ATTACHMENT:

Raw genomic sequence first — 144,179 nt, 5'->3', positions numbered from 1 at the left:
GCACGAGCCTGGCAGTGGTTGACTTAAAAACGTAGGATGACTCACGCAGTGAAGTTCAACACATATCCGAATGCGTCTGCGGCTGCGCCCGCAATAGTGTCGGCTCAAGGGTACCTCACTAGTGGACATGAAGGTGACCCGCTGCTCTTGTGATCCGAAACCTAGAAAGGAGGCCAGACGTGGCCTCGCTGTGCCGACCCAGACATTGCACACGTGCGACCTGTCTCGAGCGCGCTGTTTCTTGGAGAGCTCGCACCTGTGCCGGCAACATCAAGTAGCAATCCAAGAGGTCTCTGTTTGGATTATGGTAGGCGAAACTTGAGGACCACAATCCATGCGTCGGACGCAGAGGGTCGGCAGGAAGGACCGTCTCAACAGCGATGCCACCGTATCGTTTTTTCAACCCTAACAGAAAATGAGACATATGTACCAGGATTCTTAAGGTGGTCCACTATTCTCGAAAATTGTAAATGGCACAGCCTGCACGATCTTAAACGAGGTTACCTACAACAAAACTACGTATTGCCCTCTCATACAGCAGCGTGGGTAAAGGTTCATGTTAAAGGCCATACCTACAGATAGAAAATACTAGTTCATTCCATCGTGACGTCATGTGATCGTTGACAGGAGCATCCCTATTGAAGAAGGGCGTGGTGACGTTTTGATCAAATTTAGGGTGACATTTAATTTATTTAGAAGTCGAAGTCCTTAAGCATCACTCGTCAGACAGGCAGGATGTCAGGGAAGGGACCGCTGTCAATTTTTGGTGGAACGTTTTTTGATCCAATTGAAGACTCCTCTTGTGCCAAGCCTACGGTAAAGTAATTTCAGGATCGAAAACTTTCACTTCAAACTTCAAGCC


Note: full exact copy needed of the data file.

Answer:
Raw genomic sequence first — 144,179 nt, 5'->3', positions numbered from 1 at the left:
GCACGAGCCTGGCAGTGGTTGACTTAAAAACGTAGGATGACTCACGCAGTGAAGTTCAACACATATCCGAATGCGTCTGCGGCTGCGCCCGCAATAGTGTCGGCTCAAGGGTACCTCACTAGTGGACATGAAGGTGACCCGCTGCTCTTGTGATCCGAAACCTAGAAAGGAGGCCAGACGTGGCCTCGCTGTGCCGACCCAGACATTGCACACGTGCGACCTGTCTCGAGCGCGCTGTTTCTTGGAGAGCTCGCACCTGTGCCGGCAACATCAAGTAGCAATCCAAGAGGTCTCTGTTTGGATTATGGTAGGCGAAACTTGAGGACCACAATCCATGCGTCGGACGCAGAGGGTCGGCAGGAAGGACCGTCTCAACAGCGATGCCACCGTATCGTTTTTTCAACCCTAACAGAAAATGAGACATATGTACCAGGATTCTTAAGGTGGTCCACTATTCTCGAAAATTGTAAATGGCACAGCCTGCACGATCTTAAACGAGGTTACCTACAACAAAACTACGTATTGCCCTCTCATACAGCAGCGTGGGTAAAGGTTCATGTTAAAGGCCATACCTACAGATAGAAAATACTAGTTCATTCCATCGTGACGTCATGTGATCGTTGACAGGAGCATCCCTATTGAAGAAGGGCGTGGTGACGTTTTGATCAAATTTAGGGTGACATTTAATTTATTTAGAAGTCGAAGTCCTTAAGCATCACTCGTCAGACAGGCAGGATGTCAGGGAAGGGACCGCTGTCAATTTTTGGTGGAACGTTTTTTGATCCAATTGAAGACTCCTCTTGTGCCAAGCCTACGGTAAAGTAATTTCAGGATCGAAAACTTTCACTTCAAACTTCAAGCC